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NCSC discloses multiple vulnerabilities in contact-tracing app

National Cyber Security Centre has received mountains of feedback on the security of the government’s Covid-19 contact-tracing app, and has now taken the step of making multiple disclosures

The UK’s National Cyber Security Centre (NCSC) is working to triage a number of cyber security vulnerabilities in the beta Covid-19 coronavirus contact-tracing app, after receiving extensive feedback from researchers and the infosec community.

The NCSC and NHSX published technical details of the proposed app, including its code, earlier in May, with the intent of both demonstrating what the app will do, and to get peer review.

Ian Levy, the NCSC’s technical director, said that because of the urgency arising from the pandemic, the app was being developed along a very compressed timeline, and compromises would have been made for the sake of timeliness.

“We asked for feedback and we've had feedback – lots of it,” said Levy. “Thank you to everyone who’s taken the time to look at the design and the beta code and provide us with useful feedback, whether that’s directly, on GitHub or through the NCSC’s vulnerability disclosure programme. The whole team is genuinely grateful for the effort people have put in, to help us make the app the best it can be. Everything reported to the team will be properly triaged, although this is taking longer than normal.”

The three main vulnerabilities reported so far relate to the registration process for app users, the Bluetooth communication standard, and data encryption.

Levy said a number of people had contacted the NCSC to say there were weaknesses in the registration process, especially around the distribution of public keys and installation IDs. In response, he said the developers had taken a conscious decision to delay a more secure registration scheme until the Isle of Wight trial is concluded, and that these flaws will be fixed in a newly designed scheme.

The issues with Bluetooth centre on concerns raised around the possibility of identifying people from the data generated by the contact-tracing app. Levy conceded that the original documentation release may have given some cause to think that the NCSC was not taking this issue particularly seriously.

He highlighted one vulnerability that had been overlooked, which was identified by academics Vanessa Teague and Chris Culnane of the University of Melbourne. This was that because they are long-lived, it was possible for a malicious actor to link the encrypted IDs, or BroadcastValues generated for each user device together, which goes against privacy protections specified in the Bluetooth Low Energy standard.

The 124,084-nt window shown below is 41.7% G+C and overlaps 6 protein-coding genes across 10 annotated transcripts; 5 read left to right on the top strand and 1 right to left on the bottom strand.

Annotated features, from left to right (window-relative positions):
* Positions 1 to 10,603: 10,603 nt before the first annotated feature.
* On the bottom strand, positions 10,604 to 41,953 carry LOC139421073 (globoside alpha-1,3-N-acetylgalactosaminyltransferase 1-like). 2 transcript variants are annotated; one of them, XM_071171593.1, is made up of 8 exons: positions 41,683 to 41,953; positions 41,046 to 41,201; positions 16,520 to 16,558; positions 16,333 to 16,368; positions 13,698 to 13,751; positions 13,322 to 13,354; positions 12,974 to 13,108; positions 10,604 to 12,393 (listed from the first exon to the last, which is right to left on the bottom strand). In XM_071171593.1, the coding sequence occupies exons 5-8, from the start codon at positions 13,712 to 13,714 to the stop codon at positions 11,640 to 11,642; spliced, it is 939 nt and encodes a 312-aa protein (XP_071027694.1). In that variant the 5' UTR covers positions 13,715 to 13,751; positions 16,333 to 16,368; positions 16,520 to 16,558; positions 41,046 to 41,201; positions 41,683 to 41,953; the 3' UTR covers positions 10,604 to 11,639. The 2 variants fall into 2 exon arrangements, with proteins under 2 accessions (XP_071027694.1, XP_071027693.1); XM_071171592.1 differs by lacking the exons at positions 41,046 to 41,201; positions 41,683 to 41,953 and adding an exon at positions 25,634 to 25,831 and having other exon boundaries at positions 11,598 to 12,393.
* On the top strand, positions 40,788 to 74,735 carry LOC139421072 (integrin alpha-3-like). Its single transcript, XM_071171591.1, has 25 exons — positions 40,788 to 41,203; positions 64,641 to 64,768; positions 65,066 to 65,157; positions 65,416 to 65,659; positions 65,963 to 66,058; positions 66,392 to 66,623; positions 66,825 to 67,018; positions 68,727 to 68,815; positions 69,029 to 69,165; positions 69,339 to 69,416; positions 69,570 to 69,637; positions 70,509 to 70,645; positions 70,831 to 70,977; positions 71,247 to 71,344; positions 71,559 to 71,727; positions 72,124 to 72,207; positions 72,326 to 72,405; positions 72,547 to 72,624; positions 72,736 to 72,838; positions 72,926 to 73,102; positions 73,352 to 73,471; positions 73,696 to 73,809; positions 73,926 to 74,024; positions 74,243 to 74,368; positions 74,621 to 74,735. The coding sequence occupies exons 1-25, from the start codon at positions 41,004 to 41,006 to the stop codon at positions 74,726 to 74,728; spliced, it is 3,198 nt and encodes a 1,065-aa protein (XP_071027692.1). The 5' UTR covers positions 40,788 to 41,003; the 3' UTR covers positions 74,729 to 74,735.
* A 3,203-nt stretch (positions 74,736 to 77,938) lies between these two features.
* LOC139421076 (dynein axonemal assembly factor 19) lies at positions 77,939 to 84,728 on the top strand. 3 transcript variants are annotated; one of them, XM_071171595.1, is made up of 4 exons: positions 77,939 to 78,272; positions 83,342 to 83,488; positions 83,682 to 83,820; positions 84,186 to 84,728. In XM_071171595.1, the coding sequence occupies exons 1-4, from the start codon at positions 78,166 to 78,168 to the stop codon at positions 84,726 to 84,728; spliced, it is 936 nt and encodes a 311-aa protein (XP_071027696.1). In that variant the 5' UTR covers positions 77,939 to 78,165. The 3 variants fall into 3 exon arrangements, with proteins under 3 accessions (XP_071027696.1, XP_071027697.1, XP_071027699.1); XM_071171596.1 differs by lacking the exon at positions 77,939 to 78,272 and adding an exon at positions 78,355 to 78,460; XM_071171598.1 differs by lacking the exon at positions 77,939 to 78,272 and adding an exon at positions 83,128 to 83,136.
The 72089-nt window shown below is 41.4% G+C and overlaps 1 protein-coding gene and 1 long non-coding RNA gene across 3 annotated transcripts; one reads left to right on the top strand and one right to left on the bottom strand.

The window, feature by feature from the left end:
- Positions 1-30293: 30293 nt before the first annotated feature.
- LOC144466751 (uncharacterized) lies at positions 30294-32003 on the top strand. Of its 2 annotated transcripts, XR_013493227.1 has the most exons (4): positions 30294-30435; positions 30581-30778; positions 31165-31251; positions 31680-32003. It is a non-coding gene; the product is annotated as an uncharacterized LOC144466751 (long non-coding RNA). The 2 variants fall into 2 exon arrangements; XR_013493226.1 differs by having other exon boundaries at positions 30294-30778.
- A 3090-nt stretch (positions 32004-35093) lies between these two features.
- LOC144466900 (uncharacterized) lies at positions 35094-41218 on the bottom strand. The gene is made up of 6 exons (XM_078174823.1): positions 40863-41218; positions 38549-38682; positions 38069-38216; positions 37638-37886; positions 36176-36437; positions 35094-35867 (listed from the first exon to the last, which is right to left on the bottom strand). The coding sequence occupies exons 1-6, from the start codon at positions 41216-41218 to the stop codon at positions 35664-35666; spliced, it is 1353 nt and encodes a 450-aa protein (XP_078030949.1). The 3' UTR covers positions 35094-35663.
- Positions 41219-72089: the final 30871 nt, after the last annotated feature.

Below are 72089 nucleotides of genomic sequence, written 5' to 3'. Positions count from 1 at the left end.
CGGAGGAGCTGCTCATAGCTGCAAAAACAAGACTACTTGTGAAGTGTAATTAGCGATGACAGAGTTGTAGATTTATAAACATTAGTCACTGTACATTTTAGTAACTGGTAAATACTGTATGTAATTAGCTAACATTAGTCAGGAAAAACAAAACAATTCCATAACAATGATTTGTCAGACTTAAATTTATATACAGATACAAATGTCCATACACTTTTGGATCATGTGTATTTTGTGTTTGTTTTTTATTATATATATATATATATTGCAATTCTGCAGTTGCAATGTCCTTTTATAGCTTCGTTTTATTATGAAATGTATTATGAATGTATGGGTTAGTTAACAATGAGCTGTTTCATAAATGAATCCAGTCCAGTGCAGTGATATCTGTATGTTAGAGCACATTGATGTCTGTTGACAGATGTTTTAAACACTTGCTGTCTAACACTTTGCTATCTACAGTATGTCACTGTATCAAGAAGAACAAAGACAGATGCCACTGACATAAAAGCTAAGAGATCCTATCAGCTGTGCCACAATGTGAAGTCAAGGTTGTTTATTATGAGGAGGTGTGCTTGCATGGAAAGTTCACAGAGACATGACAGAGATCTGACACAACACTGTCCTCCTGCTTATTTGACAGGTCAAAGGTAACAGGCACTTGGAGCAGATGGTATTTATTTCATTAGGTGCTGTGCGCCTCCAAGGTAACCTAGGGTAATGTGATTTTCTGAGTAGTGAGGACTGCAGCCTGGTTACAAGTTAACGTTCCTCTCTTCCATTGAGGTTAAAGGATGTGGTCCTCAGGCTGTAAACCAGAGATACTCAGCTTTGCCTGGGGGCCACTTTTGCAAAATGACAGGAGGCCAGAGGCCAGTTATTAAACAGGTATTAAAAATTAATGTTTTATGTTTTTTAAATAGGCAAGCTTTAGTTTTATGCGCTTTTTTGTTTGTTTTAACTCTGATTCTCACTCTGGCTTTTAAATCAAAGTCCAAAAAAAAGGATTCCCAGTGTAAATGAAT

Teague and Culnane have published a paper containing more in-depth technical information.

Levy also acknowledged Teague and Culnane’s work detailing how contact events could be used to infer information about people, even if the encrypted ID information could not be recovered, and proposed to fix this by encrypting proximity logs on the device.

The encryption vulnerability in the beta app has arisen because the app does not encrypt proximity contact event data, and the data is not independently encrypted before it is sent to the central servers. This, said Levy, means that when data is transferred to the back-end, it is only protected by the transport layer security (TLS) protocol, so that if Cloudflare was compromised in some way, cyber criminals could access that data.

He pointed out that this was something else that was sacrificed at first because of the need for speed.

Finally, Levy noted some ambiguities and errors in statements made about the beta app. Among these was a statement that “the infrastructure provider and the healthcare service can be assumed to be the same entity”. This suggests that the NCSC trusts the network bridging the gap between user devices and the central NHS servers in the same way as it trusts the whole of the NHS, which is clearly not the case.

He added that some errors were made in statements about how the Cloudflare system used forwards client IP addresses; the back-end architecture of the app; and the computation of log submissions.

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There was also some misleading wording in the app’s vulnerability disclosure policy, which said people could not publicly disclose any details of any vulnerabilities without NHSX’s consent. Levy said this had left egg on a few faces because it runs contrary to the NCSC’s approach to vulnerability disclosure.

“Responsible security researchers shouldn’t be arbitrarily gagged if the developer doesn’t respond,” he said. “This line got missed in the final review. My bad. It’s fixed.”

Levy added that in future versions of the app, the NCSC would try to publish more regular summaries of the backlog of issues, so that researchers can see what bugs have been spotted but not yet squished.

“This is what good security research should lead to – better products and services for all,” he said. “We get better by peer review, learning from each other, accepting when things aren’t quite right and fixing them.”

FireEye EMEA CTO David Grout said that although the NCSC was doing the right thing in addressing the security issues raised, the disclosures would make more people uneasy about the app ahead of its roll-out.

“Experts suggest that for the UK as a whole, about 60% of the population needs to install and use the software for it to live up to its full potential,” he said. “The government is relying on a public buy-in for the project to work.

“To get the public on side, the government will need to not only ensure data is stored securely, but also build trust by being open and transparent about the measures taken to defend citizen data, and also make the public aware of their rights to privacy.”

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